McCain heading for defeat: Republican analyst

October 8th, 2008 - 7:16 pm ICT by ANI  

Barack Obama

Washington, Oct.8 (ANI): John McCain is heading to near-certain defeat in the presidential election because American voters no longer trust Republicans on the economy, a strategist for the party warned yesterday.
Steve Lombardo, who has worked on Republican campaigns since 1992 and advised McCain’’s opponent, Mitt Romney, in the primaries, said it would take a major external event, such as a terrorist attack or a crippling error by Barack Obama, for McCain to make a comeback.
“Basically unless there is some external event the dynamics of this race are being driven almost entirely by the financial situation here in the United States and globally, and that works for Barack Obama,” Lombardo told the Guardian.
“If there isn”t some sort of event or, God forbid, a terrorist attack that moves the election on to foreign affairs or national security, it is unlikely that McCain can regain the lead, just because voters have decided that the base of the problems they face are the Republican party, George Bush, and, by extension, John McCain.”
McCain last night tried to get past Obama’’s advantage on the economy by making a personal connection with voters, in the second of three presidential debates in Nashville, Tennessee.
Taking advantage of a town hall format, McCain walked up to the studio audience to make his pitch. “I know how to get American working again,” he said.
But the outlook for Republicans did not look good. Yesterday saw Bush brought to a new low. The 25 percent approval rating was recorded just after Congress approved a 700 billion dollar economic bailout, suggesting the public gave no credit to the White House for its rescue plan.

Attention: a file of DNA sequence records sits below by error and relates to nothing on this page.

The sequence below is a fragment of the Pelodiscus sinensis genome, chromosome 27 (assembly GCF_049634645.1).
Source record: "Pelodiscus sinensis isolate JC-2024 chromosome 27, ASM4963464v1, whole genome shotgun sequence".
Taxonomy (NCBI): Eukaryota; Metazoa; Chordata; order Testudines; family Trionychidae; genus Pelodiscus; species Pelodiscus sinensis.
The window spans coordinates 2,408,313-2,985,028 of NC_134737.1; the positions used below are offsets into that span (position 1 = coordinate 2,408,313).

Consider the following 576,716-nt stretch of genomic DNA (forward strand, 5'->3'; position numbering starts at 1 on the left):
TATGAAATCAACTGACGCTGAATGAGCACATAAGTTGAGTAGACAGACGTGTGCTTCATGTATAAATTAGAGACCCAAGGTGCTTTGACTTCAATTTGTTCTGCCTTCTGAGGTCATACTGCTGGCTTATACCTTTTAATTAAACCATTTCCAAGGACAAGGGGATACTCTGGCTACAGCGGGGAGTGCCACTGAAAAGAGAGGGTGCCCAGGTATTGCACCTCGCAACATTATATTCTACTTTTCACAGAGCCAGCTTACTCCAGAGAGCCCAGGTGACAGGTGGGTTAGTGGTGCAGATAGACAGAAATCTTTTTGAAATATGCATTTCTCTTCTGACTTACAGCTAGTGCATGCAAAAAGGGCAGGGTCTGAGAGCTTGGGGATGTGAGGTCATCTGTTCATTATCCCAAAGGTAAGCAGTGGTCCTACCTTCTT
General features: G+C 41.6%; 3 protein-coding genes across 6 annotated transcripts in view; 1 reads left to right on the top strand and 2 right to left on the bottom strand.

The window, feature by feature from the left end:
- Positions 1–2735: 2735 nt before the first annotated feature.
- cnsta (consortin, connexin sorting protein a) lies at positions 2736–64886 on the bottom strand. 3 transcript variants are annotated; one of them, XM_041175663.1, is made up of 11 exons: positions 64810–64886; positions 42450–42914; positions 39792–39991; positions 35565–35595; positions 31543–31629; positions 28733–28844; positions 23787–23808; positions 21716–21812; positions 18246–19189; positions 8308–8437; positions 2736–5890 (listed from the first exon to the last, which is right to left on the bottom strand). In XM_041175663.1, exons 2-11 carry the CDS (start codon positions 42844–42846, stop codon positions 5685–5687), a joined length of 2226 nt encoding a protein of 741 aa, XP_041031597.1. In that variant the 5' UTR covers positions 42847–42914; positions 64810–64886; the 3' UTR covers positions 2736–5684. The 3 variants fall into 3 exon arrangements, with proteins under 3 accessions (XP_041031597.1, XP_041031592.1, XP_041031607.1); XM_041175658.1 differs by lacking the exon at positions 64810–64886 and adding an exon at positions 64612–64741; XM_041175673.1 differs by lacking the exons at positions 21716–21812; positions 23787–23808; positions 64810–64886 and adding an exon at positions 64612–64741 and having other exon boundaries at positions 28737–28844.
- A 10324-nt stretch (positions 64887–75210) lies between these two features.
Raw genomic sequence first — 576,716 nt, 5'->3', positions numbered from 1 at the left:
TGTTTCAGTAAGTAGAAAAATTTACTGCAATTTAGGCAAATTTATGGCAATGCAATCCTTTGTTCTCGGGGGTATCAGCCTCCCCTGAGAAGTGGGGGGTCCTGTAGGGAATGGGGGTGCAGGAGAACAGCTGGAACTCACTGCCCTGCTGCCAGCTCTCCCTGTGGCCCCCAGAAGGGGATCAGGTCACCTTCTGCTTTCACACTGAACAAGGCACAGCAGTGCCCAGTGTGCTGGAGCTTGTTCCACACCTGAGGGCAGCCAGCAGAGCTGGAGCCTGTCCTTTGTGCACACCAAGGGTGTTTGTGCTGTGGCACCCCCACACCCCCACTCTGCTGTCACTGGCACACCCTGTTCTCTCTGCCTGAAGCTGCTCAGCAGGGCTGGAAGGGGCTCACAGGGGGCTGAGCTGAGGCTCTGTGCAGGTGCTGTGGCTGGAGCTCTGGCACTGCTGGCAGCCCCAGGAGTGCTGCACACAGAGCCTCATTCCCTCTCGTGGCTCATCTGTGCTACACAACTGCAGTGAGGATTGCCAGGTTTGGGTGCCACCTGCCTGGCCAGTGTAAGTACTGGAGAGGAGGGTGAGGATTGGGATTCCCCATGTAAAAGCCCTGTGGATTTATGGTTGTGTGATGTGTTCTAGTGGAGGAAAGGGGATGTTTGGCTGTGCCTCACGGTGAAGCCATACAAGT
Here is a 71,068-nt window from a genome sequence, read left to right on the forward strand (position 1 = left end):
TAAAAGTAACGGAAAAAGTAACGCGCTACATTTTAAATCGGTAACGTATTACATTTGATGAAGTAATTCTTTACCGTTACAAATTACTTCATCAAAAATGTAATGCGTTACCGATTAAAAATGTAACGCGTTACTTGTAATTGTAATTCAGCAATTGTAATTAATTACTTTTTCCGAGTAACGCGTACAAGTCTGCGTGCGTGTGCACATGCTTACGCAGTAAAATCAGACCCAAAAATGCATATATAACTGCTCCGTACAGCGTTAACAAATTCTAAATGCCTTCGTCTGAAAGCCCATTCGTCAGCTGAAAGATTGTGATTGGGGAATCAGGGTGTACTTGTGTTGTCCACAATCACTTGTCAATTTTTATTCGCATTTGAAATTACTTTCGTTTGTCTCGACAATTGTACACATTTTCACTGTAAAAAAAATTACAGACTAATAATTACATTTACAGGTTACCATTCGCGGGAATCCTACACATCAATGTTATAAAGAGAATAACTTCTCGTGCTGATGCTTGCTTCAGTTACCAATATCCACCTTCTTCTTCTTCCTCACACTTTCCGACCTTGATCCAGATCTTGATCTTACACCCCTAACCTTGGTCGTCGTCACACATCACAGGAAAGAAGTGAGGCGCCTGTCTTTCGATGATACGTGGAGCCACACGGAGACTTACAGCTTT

The rating, a new nadir for a historically unpopular president, puts Bush one point ahead of Richard Nixon on the eve of his departure in 1974. It is three points higher than the poll’’s all-time low for any president, Harry Truman’’s 22 percent in 1952.
Lombardo said McCain’’s attempts to make the election about Obama’’s character were unlikely to work. The memo argues such attacks at this point seem “desperate”; the time to define the Democrats” character had been in August - before the presidential debates.
The memo says McCain lost the election on September 15 - two days after Lehman Brothers filed for bankruptcy - when he told a rally in Florida: “The fundamentals of the economy are strong.”
McCain saw fresh signs yesterday of the damage to his prospects in polls showing him trailing in four battleground states and fighting to keep Indiana and North Carolina. He suffered another blow when the wife of a retiring Republican senator seen as one of the Republicans” experts on national security officially endorsed Obama.
“We”re in two wars, two of the longest we”ve ever been in. We”ve run up a third of our nation’’s debt in just the past eight years. We”re in the biggest financial crisis since the Great Depression,” said Lilibet Hagel, whose husband, Chuck, is a senator from Nebraska.
In the latest bad news for McCain, a Time magazine-CNN poll showed the Republican struggling to hold states Bush carried easily in 2004. In Indiana, Republican since 1964, McCain and Obama were tied among registered voters on 48 percent. (ANI)

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